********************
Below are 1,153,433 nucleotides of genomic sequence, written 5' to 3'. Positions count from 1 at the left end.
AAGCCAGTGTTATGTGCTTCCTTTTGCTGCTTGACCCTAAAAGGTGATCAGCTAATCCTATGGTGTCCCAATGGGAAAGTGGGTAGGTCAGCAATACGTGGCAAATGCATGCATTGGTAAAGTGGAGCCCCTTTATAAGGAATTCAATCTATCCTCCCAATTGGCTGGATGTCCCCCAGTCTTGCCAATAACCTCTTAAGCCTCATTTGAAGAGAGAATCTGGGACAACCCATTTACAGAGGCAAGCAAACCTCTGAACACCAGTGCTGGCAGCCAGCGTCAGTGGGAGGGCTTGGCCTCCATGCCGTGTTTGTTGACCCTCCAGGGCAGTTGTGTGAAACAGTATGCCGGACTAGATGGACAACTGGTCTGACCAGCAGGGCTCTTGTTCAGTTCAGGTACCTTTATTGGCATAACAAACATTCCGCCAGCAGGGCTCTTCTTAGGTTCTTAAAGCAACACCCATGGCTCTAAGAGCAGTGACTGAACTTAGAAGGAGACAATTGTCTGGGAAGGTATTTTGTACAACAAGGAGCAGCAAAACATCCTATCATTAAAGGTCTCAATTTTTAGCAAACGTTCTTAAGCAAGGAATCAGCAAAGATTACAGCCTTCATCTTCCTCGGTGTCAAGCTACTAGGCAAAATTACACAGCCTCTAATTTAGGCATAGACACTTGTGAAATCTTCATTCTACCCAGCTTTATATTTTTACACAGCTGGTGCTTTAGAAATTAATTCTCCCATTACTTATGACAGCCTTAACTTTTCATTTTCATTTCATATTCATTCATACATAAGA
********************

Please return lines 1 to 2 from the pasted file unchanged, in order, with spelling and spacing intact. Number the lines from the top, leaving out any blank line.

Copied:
Below are 1,153,433 nucleotides of genomic sequence, written 5' to 3'. Positions count from 1 at the left end.
AAGCCAGTGTTATGTGCTTCCTTTTGCTGCTTGACCCTAAAAGGTGATCAGCTAATCCTATGGTGTCCCAATGGGAAAGTGGGTAGGTCAGCAATACGTGGCAAATGCATGCATTGGTAAAGTGGAGCCCCTTTATAAGGAATTCAATCTATCCTCCCAATTGGCTGGATGTCCCCCAGTCTTGCCAATAACCTCTTAAGCCTCATTTGAAGAGAGAATCTGGGACAACCCATTTACAGAGGCAAGCAAACCTCTGAACACCAGTGCTGGCAGCCAGCGTCAGTGGGAGGGCTTGGCCTCCATGCCGTGTTTGTTGACCCTCCAGGGCAGTTGTGTGAAACAGTATGCCGGACTAGATGGACAACTGGTCTGACCAGCAGGGCTCTTGTTCAGTTCAGGTACCTTTATTGGCATAACAAACATTCCGCCAGCAGGGCTCTTCTTAGGTTCTTAAAGCAACACCCATGGCTCTAAGAGCAGTGACTGAACTTAGAAGGAGACAATTGTCTGGGAAGGTATTTTGTACAACAAGGAGCAGCAAAACATCCTATCATTAAAGGTCTCAATTTTTAGCAAACGTTCTTAAGCAAGGAATCAGCAAAGATTACAGCCTTCATCTTCCTCGGTGTCAAGCTACTAGGCAAAATTACACAGCCTCTAATTTAGGCATAGACACTTGTGAAATCTTCATTCTACCCAGCTTTATATTTTTACACAGCTGGTGCTTTAGAAATTAATTCTCCCATTACTTATGACAGCCTTAACTTTTCATTTTCATTTCATATTCATTCATACATAAGA